the influence of a less developed language system. On the other hand, the Norman culture of the 11th c. was certainly superior to that of the Saxons. The result was that an immense number of French words forced their way into English vocabulary. Yet, linguistically speaking, this seeming defeat turned into a victory. Instead of being smashed and broken by the powerful intrusion of the foreign element, the English language managed to preserve its essential structure and vastly enriched its expressive resources with the new borrowings.
But all this only serves to explain the conditions which encourage the borrowing process. The question of why words are borrowed by one language from another is still unanswered.
Sometimes it is done to fill a gap in vocabulary. When the Saxons borrowed Latin words for "butter", "plum", "beet", they did it because their own vocabularies lacked words for these new objects. For the same reason the words potato and tomato were borrowed by English from Spanish when these vegetables were first brought to England by the Spaniards.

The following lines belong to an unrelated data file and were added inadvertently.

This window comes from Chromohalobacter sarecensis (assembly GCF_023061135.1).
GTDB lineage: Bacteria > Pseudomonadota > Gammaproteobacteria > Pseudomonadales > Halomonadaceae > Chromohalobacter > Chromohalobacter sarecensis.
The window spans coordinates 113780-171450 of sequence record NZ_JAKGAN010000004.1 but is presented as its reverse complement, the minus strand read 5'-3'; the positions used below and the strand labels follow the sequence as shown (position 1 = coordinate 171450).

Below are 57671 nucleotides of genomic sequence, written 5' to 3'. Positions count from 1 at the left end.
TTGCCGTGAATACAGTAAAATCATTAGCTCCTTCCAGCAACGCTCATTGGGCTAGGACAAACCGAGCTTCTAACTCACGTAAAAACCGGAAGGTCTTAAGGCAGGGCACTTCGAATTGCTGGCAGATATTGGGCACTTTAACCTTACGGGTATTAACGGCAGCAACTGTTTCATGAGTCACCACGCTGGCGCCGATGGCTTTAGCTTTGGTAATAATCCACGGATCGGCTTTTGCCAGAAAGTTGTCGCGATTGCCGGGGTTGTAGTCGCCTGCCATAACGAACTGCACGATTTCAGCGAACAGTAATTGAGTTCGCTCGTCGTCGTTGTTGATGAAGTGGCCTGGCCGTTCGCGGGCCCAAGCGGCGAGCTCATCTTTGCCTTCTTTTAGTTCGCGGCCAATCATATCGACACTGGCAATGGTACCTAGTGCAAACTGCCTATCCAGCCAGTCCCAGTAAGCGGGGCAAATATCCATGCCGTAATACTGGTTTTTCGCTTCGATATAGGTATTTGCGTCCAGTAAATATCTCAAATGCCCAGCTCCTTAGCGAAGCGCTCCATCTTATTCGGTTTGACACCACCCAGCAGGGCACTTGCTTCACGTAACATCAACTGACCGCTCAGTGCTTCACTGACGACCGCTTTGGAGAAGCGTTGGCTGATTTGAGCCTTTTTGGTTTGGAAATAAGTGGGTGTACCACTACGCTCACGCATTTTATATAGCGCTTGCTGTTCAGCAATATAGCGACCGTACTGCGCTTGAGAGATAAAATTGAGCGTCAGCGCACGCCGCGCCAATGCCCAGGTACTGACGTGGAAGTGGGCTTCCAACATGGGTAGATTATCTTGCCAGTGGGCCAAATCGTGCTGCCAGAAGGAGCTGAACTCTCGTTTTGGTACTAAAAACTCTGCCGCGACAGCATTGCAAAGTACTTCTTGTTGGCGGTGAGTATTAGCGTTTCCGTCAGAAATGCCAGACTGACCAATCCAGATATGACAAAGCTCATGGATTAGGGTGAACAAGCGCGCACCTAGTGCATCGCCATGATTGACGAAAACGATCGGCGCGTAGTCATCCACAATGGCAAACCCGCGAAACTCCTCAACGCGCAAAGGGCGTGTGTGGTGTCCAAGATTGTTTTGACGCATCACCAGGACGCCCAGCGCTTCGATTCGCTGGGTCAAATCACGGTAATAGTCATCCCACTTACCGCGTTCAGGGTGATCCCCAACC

But there is also a great number of words which are borrowed for other reasons. There may be a word (or even several words) which expresses some particular concept, so that there is no gap in the vocabulary and there does not seem to be any need for borrowing. Yet, one more word is borrowed which means almost the same, — almost, but not exactly. It is borrowed because it represents the same concept in some new aspect, supplies a new shade of meaning or a different emotional colouring (see Ch. 10). This type of borrowing enlarges groups of synonyms and greatly provides to enrich the expressive resources of the vocabulary. That is how the Latin cordial was added to the native friendly, the French desire to wish, the Latin admire and the French adore to like and love.